Google's grammar guidelines
Google is also doubling as grammar police in their AdWords division, this New York Times article points out.
Taking the stance that unorthodox usage and punctuation and slang create a less straightforward searching experience, Google's AdWords division, which is responsible for the contextual ads that appear alongside search results, insists on standard English and punctilious punctuation.The author of the article, Sarah Lefton, discovered the odd grammar rules when she got a letter saying her AdWords ad broke them.
The offending phrase? "Check em out." Google suggested "check them out" instead. Of course. Lefton was perplexed.
Since when does anyone care about grammar and style on the Web? Would my little colloquialism really bring so much chaos to the searching experience of Googlers?There's a lot more worth reading in the article. She talks to Robert Hartwell Fiske, who wrote "The Dictionary Of Disagreeable English: A Curmudgeon's Compendium of Excruciatingly Correct Grammar." And she interviews Fran Wills, vice president for interactive media at the Denver Newspaper Agency (which covers the Denver Post and the Rocky Mountain News).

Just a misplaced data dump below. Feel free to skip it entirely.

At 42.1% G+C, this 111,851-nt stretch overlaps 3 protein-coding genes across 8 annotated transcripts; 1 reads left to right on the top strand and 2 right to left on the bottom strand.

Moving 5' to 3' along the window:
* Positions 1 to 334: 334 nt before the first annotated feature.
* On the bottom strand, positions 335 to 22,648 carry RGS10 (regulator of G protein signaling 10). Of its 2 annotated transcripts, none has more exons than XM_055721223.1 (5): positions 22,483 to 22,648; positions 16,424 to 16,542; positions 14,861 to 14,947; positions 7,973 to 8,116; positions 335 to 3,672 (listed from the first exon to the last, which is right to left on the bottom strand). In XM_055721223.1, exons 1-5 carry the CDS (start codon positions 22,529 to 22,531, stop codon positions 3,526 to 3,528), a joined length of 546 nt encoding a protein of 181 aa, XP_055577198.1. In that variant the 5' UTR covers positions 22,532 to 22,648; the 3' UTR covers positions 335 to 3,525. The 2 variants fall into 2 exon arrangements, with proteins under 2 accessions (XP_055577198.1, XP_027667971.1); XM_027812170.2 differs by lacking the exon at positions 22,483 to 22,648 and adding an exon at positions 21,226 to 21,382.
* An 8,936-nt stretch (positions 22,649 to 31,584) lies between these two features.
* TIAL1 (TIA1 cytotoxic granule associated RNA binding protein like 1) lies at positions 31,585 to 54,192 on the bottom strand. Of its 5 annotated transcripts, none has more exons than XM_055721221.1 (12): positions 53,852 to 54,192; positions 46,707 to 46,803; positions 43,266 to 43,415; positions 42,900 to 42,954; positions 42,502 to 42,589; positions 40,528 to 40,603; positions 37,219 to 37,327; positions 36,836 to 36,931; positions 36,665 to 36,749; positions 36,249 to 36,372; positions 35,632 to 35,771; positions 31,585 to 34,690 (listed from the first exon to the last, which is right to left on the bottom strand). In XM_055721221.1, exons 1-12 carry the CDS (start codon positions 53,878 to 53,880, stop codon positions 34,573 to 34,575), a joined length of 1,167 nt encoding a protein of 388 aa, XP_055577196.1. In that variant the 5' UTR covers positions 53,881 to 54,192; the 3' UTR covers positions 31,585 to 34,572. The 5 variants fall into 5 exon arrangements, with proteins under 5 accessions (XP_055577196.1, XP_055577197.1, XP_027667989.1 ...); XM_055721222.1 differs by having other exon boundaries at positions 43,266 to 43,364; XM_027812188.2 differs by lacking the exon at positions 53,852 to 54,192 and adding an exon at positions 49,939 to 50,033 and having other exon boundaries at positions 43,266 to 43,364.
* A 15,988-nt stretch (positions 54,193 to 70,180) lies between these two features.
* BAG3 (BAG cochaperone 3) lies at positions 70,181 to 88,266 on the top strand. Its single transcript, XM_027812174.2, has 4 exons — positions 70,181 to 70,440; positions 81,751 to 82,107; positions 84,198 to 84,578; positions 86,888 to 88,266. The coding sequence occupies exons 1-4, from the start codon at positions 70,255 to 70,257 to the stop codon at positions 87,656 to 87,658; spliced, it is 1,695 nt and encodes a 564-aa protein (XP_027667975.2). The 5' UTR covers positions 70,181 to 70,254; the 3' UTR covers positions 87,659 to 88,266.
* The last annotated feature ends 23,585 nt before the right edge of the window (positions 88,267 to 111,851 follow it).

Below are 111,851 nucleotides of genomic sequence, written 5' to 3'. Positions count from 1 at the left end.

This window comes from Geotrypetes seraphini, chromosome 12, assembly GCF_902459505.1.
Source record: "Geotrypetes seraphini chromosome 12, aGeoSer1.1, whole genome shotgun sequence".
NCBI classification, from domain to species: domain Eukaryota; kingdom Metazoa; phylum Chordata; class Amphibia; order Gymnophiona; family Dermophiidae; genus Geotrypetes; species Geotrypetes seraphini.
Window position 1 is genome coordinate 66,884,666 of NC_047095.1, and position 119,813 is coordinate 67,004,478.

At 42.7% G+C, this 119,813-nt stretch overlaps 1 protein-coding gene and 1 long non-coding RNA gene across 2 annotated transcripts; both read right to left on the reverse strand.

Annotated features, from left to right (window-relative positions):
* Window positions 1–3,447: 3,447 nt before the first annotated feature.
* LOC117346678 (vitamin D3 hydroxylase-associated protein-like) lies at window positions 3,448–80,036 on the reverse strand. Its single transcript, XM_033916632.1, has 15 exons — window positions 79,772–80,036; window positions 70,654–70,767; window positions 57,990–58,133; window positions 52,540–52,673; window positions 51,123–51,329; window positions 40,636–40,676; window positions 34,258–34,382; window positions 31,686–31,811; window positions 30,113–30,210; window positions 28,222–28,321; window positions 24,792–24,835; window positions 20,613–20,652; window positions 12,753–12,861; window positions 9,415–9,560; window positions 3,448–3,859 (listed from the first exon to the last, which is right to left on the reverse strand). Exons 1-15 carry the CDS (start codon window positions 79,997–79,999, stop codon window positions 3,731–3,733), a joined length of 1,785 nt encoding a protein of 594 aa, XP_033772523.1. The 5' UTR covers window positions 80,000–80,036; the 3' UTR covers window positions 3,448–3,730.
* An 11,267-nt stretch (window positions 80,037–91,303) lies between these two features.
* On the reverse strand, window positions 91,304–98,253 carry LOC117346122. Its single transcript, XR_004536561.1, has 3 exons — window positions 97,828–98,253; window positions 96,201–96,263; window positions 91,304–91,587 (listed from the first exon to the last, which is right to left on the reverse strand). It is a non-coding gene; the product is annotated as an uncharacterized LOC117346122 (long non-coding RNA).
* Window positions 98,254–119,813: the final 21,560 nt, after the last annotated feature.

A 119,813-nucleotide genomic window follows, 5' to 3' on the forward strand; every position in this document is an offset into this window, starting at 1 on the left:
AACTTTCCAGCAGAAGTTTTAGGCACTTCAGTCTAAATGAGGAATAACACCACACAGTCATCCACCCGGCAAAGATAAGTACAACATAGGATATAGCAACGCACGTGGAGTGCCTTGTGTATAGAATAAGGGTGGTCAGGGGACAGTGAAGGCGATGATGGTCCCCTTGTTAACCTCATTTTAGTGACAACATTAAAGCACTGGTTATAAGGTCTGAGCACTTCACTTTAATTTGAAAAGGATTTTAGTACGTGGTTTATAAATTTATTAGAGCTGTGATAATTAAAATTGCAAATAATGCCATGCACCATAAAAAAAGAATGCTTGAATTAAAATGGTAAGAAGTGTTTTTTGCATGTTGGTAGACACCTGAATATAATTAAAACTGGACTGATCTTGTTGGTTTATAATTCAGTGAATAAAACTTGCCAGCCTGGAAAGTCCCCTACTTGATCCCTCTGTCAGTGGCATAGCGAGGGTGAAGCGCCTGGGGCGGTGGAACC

From Google's point of view, the answer is yes. Clarity is more important than tone.
Is Google an Internet incarnation of the grammar prescriptivist, insisting that language has rules and that communication without those rules leads to confusion and the decay of civility? Could advertising's dangling participles and the unrelenting trend of sentence fragments be at the root of our collective information overload?